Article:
By Jim Davis on July 21, 2017

Earlier this month FDA quietly published a quarterly update to their publicly available “watch list” of ongoing drug safety concerns. The updates are based on Q1 2017 FDA Adverse Event Reporting System (FAERS) data. You can download a copy of our recent Evidex Alert, covering the new additions, clarifications, and “all clears” so I won’t get into the details in this post. However, it is worth noting that there were fourteen unique drugs, or in some cases entire classes of drugs, that were included in the update. Many of the drugs have been on market for quite a long time and otherwise would be considered to have a well established safety profile. For 8 of the 11 alerts that could be signaled for (3 of the alerts were AEs that were already labeled for), Advera Health’s RxSignal early warning system did its job and picked up on the signal. The remaining alerts either weren't on a RxSignal eligible adverse event, meaning it wasn't a serious event that the FDA typical takes action on, but there was noticable elevated reporting as defined by reporting odds ratios (ROR). 

Read More

Topics: FDA, Evidex, Pharmacovigiance 2.0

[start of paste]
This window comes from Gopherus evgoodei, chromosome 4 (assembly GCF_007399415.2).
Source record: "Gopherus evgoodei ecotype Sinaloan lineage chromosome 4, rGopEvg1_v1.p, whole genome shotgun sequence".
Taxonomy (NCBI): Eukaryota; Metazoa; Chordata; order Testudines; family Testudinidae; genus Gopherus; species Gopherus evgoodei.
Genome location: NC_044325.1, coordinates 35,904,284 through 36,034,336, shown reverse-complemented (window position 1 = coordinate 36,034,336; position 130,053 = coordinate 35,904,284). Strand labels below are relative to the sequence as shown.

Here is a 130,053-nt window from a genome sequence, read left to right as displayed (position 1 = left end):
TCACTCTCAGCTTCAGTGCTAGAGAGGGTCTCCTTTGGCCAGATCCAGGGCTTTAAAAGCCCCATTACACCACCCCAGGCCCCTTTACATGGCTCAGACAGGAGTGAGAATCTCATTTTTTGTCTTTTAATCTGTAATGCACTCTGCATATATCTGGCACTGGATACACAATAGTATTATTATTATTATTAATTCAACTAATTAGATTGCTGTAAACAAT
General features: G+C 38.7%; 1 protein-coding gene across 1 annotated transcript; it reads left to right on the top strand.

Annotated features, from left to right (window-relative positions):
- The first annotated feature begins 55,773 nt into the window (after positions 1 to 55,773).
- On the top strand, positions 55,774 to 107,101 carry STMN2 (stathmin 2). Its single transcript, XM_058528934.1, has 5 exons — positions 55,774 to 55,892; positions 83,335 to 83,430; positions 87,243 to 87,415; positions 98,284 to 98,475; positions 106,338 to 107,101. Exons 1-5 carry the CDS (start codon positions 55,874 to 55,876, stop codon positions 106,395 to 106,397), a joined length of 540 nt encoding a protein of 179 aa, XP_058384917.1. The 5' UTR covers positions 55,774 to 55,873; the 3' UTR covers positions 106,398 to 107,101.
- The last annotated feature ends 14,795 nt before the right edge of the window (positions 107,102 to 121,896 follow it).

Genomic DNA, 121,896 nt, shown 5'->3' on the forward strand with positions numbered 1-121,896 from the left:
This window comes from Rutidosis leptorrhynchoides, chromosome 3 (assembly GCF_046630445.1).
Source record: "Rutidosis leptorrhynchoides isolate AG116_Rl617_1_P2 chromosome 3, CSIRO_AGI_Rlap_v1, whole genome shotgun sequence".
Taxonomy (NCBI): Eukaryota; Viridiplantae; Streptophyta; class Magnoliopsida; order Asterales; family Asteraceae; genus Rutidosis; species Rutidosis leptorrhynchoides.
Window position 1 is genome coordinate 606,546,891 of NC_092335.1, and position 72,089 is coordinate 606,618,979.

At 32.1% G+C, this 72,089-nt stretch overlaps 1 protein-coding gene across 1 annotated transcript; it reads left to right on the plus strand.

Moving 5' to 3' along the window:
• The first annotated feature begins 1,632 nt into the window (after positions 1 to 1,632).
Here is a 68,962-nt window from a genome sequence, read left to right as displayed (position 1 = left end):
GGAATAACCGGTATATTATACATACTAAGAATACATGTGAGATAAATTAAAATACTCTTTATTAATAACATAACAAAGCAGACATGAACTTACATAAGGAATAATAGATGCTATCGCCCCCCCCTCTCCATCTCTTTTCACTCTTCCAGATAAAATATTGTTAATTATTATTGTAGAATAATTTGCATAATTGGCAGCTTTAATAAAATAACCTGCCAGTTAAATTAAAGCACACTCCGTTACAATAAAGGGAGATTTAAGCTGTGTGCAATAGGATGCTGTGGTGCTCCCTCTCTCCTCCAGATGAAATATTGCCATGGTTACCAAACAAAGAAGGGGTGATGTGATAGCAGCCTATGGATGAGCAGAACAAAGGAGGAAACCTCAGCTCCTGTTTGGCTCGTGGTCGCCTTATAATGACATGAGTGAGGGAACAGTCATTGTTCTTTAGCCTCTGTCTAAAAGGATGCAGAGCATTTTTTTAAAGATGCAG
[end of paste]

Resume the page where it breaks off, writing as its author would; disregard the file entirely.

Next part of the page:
Canada’s March Toward Mandatory Reporting of Adverse Events by Providers

By Brian Overstreet on July 14, 2017

Canada has long had a more open system for reporting and searching adverse drug events.  They provide an easy to use online form for healthcare providers and consumers to make direct reports, which contrasts significantly to the cumbersome reporting form provided by FDA here in the U.S.   They provide a web-based search tool that enables anyone to search through adverse event reports submitted to Health Canada.  Nothing like that exists from FDA in the U.S.

Now comes word that Canada is taking a step toward something that we’ve long believed to be a crucial factor in improving and increasing adverse event reporting – requiring reporting from healthcare providers. 

Read More

Topics: FDA, FAERS

Make Hair Great Again - The Real Reason for FDA Reform

By Brian Overstreet on March 3, 2017

A personal note:  About a month ago, we published a blog post titled Drug Safety Progressives.  While 99.9% of the readers understood that this wasn’t a political statement, we did get hit with some great trolling that accused us of, among other things, pushing “Alt-Left Propaganda on a Left Wing Socialist website.”  How or why someone reached that conclusion is beyond me.  Regardless, I’m dedicating today’s blog post to those 0.1% of our readers who troll for an internet fight.  I’m confident that the rest of you will enjoy it too.